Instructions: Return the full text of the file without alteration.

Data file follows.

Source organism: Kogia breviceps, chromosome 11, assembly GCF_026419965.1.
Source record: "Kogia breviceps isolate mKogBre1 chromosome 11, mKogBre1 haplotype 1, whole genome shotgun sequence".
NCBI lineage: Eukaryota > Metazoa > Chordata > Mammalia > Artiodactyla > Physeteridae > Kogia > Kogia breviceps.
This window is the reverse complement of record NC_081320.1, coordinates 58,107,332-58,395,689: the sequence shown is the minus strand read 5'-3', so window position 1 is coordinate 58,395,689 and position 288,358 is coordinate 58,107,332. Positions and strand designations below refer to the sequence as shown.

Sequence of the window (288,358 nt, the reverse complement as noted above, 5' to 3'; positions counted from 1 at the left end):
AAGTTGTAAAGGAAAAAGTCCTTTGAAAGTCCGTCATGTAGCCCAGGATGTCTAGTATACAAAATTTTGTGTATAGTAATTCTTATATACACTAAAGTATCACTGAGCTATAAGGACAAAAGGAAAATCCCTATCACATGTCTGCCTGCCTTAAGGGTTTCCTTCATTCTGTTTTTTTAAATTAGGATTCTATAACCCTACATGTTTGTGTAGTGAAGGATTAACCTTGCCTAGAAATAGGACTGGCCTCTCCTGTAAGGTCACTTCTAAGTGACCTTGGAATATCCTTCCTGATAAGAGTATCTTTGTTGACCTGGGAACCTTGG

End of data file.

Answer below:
Source organism: Kogia breviceps, chromosome 11, assembly GCF_026419965.1.
Source record: "Kogia breviceps isolate mKogBre1 chromosome 11, mKogBre1 haplotype 1, whole genome shotgun sequence".
NCBI lineage: Eukaryota > Metazoa > Chordata > Mammalia > Artiodactyla > Physeteridae > Kogia > Kogia breviceps.
This window is the reverse complement of record NC_081320.1, coordinates 58,107,332-58,395,689: the sequence shown is the minus strand read 5'-3', so window position 1 is coordinate 58,395,689 and position 288,358 is coordinate 58,107,332. Positions and strand designations below refer to the sequence as shown.

Sequence of the window (288,358 nt, the reverse complement as noted above, 5' to 3'; positions counted from 1 at the left end):
AAGTTGTAAAGGAAAAAGTCCTTTGAAAGTCCGTCATGTAGCCCAGGATGTCTAGTATACAAAATTTTGTGTATAGTAATTCTTATATACACTAAAGTATCACTGAGCTATAAGGACAAAAGGAAAATCCCTATCACATGTCTGCCTGCCTTAAGGGTTTCCTTCATTCTGTTTTTTTAAATTAGGATTCTATAACCCTACATGTTTGTGTAGTGAAGGATTAACCTTGCCTAGAAATAGGACTGGCCTCTCCTGTAAGGTCACTTCTAAGTGACCTTGGAATATCCTTCCTGATAAGAGTATCTTTGTTGACCTGGGAACCTTGG